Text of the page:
Average rent continues to rise in Springs

Average apartment rent rose in the Colorado Springs metro for the 16th consecutive quarter (year over year) at the close of 2013, according to a report released Friday by the Colorado Division of Housing and the Apartment Association of Southern Colorado.

The report indicated that the average rent for Springs residents rose $9 (or 1 percent) to $799 compared to the same quarter of 2012. Although the year-over-year rate has increased for 16 straight quarters, the report specified that average rent is down from $830 during the third quarter of 2013.

These rates increased throughout all regions of Colorado Springs except the Southwest, which saw an average of $727. The largest average apartment rent increase was seen in the Northeast region, where rates increased 5.4 percent from $721 in fourth quarter 2012 to $760 last quarter.

“Demand for apartments softened during the fourth quarter as it usually does, but overall, 2013 saw some solid increases in average rents,” Ryan McMaken, an economist with the Colorado Division of Housing, said in a release. “The rate of increase in rents during the fourth quarter was the smallest we’ve seen in a couple of years, though, reflecting the effects of new apartment construction and a flat employment situation.”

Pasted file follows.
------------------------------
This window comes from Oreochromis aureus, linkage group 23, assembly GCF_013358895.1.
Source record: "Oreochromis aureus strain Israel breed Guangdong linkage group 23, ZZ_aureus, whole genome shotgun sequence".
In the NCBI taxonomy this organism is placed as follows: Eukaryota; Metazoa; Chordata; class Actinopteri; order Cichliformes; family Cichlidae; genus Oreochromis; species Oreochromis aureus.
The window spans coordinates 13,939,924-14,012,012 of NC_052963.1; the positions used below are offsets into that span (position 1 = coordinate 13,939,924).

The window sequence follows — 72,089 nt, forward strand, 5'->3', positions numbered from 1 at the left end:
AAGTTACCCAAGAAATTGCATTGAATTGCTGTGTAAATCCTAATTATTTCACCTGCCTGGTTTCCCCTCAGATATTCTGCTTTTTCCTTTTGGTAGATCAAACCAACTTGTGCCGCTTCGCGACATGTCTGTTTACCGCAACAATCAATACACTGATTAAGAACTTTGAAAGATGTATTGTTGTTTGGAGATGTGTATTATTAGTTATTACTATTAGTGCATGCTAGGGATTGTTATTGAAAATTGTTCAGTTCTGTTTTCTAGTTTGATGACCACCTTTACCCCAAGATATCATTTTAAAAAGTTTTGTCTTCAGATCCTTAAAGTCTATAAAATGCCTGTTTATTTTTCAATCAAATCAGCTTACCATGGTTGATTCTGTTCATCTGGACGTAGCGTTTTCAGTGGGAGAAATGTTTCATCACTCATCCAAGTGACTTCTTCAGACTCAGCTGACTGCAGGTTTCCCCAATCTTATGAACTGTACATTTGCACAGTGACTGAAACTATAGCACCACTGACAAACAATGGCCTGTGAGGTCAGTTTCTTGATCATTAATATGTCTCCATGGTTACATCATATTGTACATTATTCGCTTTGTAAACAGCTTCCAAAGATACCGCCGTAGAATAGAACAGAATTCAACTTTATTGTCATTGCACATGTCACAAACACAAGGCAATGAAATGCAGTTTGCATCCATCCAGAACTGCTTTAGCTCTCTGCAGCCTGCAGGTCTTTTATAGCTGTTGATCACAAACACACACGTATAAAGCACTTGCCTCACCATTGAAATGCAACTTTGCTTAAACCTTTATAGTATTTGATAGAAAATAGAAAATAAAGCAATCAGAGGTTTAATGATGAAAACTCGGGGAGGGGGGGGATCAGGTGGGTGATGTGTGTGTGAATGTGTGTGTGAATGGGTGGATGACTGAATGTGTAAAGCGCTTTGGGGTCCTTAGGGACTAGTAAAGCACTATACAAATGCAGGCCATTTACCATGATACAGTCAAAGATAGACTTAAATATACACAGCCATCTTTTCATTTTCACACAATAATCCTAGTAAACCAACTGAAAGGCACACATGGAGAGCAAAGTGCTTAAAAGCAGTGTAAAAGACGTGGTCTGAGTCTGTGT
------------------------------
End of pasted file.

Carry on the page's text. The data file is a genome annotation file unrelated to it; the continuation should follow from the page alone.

The report also showed that apartment vacancy rates across the metro continue to fall and were at 6 percent in fourth quarter 2013 compared to 7.1 percent in the same quarter of 2012. Decreased vacancy rates took place in the Northeast, Southeast and Central submarkets while vacancies rose in the Northwest, Far Northeast and Security/Widefield/Fountain submarkets.

“New apartment unit construction does have an impact. If we include brand-new projects that are leasing up in the region, the vacancy rate metro-wide is actually 7.1 percent, and it’s 13 percent in the Far-Northeast where many new units are,” McMaken said. “El Paso County was also the No. 1 county for new single-family homes permitted in 2013, and new homes in the area do have an impact on apartment occupancy.”